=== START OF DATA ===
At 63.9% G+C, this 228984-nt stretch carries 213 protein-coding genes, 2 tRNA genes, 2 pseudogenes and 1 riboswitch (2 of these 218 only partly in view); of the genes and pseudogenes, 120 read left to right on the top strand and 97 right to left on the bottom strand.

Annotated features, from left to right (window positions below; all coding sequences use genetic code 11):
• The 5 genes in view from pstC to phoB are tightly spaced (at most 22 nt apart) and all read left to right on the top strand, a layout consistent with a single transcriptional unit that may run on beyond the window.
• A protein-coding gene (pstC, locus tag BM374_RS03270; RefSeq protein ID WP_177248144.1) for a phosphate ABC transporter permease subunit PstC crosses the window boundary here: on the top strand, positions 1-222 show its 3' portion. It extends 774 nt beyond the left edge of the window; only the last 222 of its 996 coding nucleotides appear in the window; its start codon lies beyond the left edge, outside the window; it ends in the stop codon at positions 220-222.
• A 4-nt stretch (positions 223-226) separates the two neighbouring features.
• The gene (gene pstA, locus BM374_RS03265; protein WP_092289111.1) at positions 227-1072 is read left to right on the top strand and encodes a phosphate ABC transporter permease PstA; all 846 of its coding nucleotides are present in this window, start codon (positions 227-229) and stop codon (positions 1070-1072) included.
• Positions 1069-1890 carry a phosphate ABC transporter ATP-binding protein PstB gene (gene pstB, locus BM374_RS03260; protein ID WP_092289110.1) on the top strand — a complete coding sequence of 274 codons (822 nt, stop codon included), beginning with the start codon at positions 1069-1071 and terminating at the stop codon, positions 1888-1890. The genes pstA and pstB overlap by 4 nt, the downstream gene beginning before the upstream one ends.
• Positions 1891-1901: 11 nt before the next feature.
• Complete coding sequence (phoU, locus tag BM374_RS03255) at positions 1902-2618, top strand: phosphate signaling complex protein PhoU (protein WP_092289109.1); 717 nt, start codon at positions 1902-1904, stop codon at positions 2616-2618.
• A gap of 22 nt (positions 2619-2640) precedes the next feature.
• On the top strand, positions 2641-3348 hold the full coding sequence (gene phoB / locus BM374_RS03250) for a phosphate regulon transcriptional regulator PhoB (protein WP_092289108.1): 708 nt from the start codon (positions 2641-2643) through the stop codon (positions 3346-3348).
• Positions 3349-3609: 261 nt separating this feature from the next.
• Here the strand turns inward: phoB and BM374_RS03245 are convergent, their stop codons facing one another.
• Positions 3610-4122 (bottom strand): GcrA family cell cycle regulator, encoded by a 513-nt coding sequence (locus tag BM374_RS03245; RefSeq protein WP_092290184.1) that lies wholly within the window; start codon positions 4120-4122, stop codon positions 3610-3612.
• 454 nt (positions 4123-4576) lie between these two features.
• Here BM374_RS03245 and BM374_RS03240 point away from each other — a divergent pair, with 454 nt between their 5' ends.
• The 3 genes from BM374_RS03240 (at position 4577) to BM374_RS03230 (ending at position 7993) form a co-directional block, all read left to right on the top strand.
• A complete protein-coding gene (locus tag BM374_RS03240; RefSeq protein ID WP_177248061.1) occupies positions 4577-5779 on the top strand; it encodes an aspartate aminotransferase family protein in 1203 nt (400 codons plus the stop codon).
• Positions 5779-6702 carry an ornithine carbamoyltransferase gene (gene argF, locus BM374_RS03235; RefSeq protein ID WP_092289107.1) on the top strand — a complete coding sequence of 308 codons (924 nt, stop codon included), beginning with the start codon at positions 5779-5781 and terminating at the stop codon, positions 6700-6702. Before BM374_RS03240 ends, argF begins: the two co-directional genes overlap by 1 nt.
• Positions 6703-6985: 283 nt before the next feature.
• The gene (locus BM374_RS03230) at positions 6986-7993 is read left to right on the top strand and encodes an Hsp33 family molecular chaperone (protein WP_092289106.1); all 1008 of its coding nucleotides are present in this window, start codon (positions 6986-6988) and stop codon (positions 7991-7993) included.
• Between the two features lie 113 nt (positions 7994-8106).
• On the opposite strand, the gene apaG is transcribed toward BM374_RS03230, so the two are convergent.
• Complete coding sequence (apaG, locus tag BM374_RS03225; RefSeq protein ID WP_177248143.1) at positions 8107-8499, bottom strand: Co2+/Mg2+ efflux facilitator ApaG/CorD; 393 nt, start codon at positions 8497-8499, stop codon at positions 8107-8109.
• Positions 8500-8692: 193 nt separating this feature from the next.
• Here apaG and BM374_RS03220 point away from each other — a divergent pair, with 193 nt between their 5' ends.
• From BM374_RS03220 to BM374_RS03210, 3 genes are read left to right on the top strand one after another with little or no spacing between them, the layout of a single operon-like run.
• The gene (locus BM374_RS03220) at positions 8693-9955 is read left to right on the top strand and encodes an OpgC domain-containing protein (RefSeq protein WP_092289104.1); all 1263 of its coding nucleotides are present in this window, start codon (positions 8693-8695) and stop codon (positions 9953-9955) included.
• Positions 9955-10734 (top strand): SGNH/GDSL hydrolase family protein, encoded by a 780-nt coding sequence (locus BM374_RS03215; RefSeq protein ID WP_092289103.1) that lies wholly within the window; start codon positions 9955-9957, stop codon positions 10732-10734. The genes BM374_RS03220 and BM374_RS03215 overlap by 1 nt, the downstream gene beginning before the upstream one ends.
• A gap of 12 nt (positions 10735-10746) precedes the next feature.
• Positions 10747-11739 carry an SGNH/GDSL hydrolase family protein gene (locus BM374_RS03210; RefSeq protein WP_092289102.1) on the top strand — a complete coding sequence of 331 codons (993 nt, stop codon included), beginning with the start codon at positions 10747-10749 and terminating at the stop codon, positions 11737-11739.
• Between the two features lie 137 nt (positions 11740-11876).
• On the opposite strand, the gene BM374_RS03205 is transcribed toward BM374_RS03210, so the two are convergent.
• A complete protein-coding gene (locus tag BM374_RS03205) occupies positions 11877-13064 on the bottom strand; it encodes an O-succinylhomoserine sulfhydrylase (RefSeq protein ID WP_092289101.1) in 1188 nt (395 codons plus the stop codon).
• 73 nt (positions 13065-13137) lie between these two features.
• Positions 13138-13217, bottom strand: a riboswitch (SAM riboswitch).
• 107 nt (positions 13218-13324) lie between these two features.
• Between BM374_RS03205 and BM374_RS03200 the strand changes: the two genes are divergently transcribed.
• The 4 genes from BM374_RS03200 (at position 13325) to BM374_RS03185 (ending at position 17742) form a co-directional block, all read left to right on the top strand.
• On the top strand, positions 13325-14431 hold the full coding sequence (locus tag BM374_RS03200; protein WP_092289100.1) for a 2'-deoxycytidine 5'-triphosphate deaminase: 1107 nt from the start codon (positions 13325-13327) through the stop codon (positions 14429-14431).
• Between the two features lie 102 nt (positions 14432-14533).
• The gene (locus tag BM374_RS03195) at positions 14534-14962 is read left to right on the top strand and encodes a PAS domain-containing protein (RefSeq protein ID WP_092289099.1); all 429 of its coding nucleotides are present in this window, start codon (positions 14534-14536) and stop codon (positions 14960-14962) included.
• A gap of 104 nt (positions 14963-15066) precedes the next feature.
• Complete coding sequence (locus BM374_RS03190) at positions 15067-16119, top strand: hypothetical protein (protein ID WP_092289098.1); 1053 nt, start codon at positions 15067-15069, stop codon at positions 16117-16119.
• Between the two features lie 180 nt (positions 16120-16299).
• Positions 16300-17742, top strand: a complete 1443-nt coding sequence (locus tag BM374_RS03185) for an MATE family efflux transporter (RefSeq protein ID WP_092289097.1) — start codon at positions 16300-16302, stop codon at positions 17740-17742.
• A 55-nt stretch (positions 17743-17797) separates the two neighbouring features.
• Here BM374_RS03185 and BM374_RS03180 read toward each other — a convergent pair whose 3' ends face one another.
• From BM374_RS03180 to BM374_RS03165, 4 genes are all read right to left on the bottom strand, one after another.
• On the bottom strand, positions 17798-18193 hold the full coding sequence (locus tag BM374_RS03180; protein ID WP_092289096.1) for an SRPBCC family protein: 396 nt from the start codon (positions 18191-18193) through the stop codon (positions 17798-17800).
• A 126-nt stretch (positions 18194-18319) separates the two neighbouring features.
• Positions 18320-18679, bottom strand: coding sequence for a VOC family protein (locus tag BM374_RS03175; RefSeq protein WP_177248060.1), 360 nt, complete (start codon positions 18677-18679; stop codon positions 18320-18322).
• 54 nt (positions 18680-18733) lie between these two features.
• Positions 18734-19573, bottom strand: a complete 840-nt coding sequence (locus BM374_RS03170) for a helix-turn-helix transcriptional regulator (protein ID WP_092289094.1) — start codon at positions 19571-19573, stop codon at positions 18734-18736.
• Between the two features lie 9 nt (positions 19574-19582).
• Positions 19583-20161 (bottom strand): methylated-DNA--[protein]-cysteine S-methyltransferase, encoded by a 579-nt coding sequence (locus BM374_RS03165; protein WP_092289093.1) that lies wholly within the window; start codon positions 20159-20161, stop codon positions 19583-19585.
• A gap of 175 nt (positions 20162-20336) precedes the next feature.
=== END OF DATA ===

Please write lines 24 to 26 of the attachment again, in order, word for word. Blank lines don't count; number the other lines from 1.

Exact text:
• Complete coding sequence (apaG, locus tag BM374_RS03225; RefSeq protein ID WP_177248143.1) at positions 8107-8499, bottom strand: Co2+/Mg2+ efflux facilitator ApaG/CorD; 393 nt, start codon at positions 8497-8499, stop codon at positions 8107-8109.
• Positions 8500-8692: 193 nt separating this feature from the next.
• Here apaG and BM374_RS03220 point away from each other — a divergent pair, with 193 nt between their 5' ends.